Beloved Children

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Bear with me. I’m about to brag about my kids. Proud mama alert! Go ahead. Look away and grumble, but there’s no putting this exuberant lioness back in her cage.

And I’m not embarrassed to admit that you will probably be quite underwhelmed by the source of all this maternal delight. It’s neither a virtuoso violin performance nor a  prize-winning science project. In fact, none of my kids even plays an instrument, (excluding kazoo) or cares a whole lot about making scientific breakthroughs. (Sadly, there’s no fighting genetics.) I am fully aware the rest of the world will consider the source of my pride as something banal and utterly unexceptional.

Nonetheless, it causes me to light up like a roman candle in a cloudless, dark country sky.

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Boasts & Pot Roasts: New Year / Old Me!

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Is it only me, or is it getting harder and harder to focus?! Since the inauspicious purchase of my so-called smartphone, I’m beginning to feel dumber and dumberer. I used to read a whole lot more—not just those vacuous fashion/entertainment magazines that seem to secretly breed like rabbits in my dentist’s waiting room. I used to read actual books… regularly for Pete’s sake! My hope for the new year is not New Year/ New Me. Nope. My plan rather is New Year/ Old Me. I plan to put the devices down and pick up books, just like I did in the olden days of yore. Yee-haw! I’mana get me edu-ma-cated in 2019! (And in case my first born spelling/grammar drill sergeant should read this, the mistakes are intentional!)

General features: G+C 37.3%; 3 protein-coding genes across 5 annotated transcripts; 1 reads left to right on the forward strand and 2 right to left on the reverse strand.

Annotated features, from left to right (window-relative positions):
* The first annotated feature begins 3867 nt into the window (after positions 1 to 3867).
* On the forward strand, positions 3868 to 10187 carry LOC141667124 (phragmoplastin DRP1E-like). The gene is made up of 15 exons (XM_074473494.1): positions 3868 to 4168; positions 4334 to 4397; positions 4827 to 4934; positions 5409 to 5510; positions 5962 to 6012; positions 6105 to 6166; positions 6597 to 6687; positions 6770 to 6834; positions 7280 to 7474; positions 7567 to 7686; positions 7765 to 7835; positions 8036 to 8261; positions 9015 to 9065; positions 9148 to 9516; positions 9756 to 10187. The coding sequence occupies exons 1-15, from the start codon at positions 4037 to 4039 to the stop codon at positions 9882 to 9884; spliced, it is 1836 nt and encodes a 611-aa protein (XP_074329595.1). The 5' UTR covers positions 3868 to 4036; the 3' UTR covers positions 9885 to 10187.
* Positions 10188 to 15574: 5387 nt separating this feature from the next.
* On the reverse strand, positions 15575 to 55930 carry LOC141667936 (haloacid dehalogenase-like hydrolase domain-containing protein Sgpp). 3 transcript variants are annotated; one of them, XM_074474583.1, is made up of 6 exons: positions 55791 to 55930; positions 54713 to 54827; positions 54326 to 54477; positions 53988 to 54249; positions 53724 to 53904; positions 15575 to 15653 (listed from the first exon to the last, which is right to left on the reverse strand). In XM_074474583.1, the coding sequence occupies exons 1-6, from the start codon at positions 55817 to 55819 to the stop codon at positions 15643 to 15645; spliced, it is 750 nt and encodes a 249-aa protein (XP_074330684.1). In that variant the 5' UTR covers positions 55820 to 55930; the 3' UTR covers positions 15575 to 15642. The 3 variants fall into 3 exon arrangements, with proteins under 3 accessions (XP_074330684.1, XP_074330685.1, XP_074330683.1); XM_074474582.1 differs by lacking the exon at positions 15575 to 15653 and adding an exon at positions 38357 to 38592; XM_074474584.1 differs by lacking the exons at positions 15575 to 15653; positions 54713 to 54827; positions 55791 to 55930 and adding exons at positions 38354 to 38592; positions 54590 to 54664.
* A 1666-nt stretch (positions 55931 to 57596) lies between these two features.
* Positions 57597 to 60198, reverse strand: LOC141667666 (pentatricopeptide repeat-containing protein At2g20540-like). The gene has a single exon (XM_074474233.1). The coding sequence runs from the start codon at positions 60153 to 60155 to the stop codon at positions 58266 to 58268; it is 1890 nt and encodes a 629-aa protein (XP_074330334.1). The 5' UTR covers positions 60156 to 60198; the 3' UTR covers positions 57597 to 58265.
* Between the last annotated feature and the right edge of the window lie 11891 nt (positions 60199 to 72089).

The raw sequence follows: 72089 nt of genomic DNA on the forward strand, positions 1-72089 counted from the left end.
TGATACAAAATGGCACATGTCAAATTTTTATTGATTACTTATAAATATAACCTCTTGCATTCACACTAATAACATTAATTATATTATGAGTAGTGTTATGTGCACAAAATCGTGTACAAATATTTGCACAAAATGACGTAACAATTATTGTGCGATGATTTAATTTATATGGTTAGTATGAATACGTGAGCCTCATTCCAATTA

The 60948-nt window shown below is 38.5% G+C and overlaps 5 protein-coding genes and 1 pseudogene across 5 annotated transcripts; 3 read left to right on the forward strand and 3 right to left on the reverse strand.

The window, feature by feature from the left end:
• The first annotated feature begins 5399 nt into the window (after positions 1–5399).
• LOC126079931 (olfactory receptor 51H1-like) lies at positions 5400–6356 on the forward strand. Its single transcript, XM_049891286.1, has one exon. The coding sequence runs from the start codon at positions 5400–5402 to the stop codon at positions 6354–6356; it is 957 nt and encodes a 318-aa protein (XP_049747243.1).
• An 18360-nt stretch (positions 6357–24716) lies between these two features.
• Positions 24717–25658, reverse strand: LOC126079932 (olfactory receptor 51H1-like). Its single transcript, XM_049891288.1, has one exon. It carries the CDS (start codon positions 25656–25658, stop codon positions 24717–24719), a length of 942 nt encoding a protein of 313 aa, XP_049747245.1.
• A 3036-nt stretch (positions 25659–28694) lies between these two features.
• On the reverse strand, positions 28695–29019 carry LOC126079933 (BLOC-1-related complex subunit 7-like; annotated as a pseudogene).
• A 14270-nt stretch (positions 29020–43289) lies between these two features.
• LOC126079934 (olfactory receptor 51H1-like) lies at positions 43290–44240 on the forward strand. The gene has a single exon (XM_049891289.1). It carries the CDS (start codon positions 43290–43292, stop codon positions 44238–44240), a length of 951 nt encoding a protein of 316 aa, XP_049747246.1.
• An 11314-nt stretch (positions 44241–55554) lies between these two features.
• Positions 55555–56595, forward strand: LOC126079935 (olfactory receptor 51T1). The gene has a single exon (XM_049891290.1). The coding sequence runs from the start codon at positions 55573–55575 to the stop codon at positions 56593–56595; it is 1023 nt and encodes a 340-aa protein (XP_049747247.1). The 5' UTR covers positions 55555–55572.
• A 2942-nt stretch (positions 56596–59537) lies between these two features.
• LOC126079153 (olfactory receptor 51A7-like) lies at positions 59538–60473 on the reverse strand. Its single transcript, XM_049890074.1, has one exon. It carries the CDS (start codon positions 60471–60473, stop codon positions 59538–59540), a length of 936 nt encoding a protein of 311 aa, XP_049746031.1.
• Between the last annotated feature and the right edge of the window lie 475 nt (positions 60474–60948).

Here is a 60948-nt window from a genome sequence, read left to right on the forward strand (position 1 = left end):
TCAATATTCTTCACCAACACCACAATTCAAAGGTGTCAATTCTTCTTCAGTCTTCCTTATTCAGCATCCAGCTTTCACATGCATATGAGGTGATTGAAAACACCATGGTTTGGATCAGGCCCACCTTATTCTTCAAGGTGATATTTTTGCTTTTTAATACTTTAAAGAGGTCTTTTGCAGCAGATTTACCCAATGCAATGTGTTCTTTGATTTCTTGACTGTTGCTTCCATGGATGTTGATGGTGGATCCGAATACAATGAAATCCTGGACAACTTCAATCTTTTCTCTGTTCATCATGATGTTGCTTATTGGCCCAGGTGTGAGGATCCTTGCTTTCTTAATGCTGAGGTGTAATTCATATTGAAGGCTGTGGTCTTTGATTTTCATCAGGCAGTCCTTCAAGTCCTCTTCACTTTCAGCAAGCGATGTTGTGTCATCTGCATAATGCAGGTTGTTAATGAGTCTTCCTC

As we all know, transitions take time. So, before diving too deeply into those heavily word-laden dusty old books, how about some other suggestions to whet your intellectual appetite? After all, the libraries of Rome were not built in a day. They had libraries, right? Oh boy. Note to self: sprinkle some Roman history into the reading list. Before I get to my recommended reading Boasts for you, I’ll share some leads that may act as a springboard towards more book-learnin’.

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Into the Deep of Advent

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We are in the home stretch of Advent. Christmas is so close we can all nearly taste it. But resist!

I took part in a cookie swap earlier this week and all those mouth-watering varieties are calling my name. Ok, I’ve sampled a few. But I’m done. I’m holding out for the big event. They will taste all the sweeter on Christmas Eve. The waiting makes the celebration that much more dramatic, reverent and thrilling. It’s almost party time, folks—one of the biggest feast days of our Church. If you’ve ever wondered why we collectively bow our heads during the recitation of the Nicene Creed, it’s because we are recognizing our belief in the most fundamental mystery of Christianity: That in Jesus Christ, God actually became man, born of a woman by the power of the Holy Spirit. This is the Incarnation, the most sacred moment in all of human history. That is why we require some serious prep time.

There is no more dangerous or disgusting habit than that of celebrating Christmas before it comes, as I am doing in this article. It is the very essence of a festival that it breaks upon one brilliantly and abruptly, that at one moment the great day is not and the next moment the great day is. -GK Chesterton

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A Case for Daily Mass in Catholic Schools